Client: U.S. Agency for International Development
Region: Eastern Europe and Central Asia
Solutions: Economic Growth
With plans for key infrastructure investments such as electrification and regional airports hubs, the farmers and agribusinesses of eastern Afghanistan are well positioned to take part in the country’s growing economy and benefit from expanding international trade opportunities. However, challenges such as unreliable irrigation, poor cultivation techniques, a lack of knowledge about accessing new markets, and limited opportunities for women all contribute to reduced productivity and profitability in the region’s agriculture sector.
The Regional Agricultural Development Program – East (RADP-East), funded by the United States Agency for International Development, will work to address these issues by using a value chain facilitation strategy to improve crop yields and find new outlets for rural Afghan farmers to sell their harvests, thereby increasing the food and economic security of the region.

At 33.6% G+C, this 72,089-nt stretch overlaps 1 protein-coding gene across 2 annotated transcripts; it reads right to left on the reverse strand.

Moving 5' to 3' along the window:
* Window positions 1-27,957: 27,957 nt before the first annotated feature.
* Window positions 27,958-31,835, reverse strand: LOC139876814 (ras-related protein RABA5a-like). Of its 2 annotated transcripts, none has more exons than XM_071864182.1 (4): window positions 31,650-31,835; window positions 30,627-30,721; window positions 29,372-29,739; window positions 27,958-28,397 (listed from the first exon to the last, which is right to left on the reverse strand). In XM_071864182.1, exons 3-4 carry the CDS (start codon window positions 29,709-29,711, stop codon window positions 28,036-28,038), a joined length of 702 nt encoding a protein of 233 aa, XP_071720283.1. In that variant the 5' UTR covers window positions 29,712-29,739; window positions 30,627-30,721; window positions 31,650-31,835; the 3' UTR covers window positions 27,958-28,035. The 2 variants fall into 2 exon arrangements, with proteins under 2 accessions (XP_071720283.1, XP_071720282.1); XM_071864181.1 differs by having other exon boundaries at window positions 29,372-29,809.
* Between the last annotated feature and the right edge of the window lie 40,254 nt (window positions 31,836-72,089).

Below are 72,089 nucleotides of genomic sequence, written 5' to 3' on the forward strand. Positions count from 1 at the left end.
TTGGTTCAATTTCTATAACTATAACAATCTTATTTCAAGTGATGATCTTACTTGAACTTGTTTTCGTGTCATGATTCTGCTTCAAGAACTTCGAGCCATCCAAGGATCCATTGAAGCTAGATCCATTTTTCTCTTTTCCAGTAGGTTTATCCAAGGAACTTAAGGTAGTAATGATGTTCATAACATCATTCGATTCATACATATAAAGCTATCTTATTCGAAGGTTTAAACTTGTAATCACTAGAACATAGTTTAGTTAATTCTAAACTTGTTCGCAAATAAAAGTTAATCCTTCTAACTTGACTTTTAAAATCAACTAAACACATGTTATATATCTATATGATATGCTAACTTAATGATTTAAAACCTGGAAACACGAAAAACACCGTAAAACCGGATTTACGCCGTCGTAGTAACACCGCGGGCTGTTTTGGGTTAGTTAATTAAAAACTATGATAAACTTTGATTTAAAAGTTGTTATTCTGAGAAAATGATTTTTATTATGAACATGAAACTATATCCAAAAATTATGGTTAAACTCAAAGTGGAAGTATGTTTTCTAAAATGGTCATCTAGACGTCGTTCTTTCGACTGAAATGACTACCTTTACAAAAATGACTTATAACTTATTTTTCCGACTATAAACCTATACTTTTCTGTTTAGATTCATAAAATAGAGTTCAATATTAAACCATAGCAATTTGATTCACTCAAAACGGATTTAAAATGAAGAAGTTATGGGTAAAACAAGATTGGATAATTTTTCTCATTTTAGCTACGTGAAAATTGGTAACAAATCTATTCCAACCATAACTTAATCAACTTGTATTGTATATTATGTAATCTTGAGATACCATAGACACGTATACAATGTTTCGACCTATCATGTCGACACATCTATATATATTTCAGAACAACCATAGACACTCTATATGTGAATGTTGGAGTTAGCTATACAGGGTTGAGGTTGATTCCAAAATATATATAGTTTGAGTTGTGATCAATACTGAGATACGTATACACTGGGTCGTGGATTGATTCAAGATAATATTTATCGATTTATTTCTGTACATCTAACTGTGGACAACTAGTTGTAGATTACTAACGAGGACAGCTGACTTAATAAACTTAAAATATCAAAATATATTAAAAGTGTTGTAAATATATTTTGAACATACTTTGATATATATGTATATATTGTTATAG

DAI will take a flexible and gender-sensitive approach in implementing the program, emphasizing collaboration with local Afghan partners in analyzing existing value chains and training farmers, agribusinesses, and financial partners on methods to increase production and revenue.
Rigorously evaluate agricultural value chains in the region, ensuring direct input from Afghan women, and select crops and producers best positioned for market expansion.
Support SMS marketing, live radio shows, and farmer field day initiatives to promote innovative production and processing techniques, and connect farmers to buyers.
Provide matching grants to grower associations, farm service centers, and agricultural depots to improve business management and operations practices.
Build capacity of business services that support farmers’ organizations and agribusinesses to provide accessible financing and produce sustainable business plans.
Facilitate participation in trade fairs and exhibitions to stimulate domestic and international demand for Afghan agricultural products.
In the Western Balkans, only a few financial intermediaries have sought out small business customers, and conservative collateral requirements and cumbersome credit procedures have further limited small and medium-sized enterprises’ (SMEs’) access to finance.Read More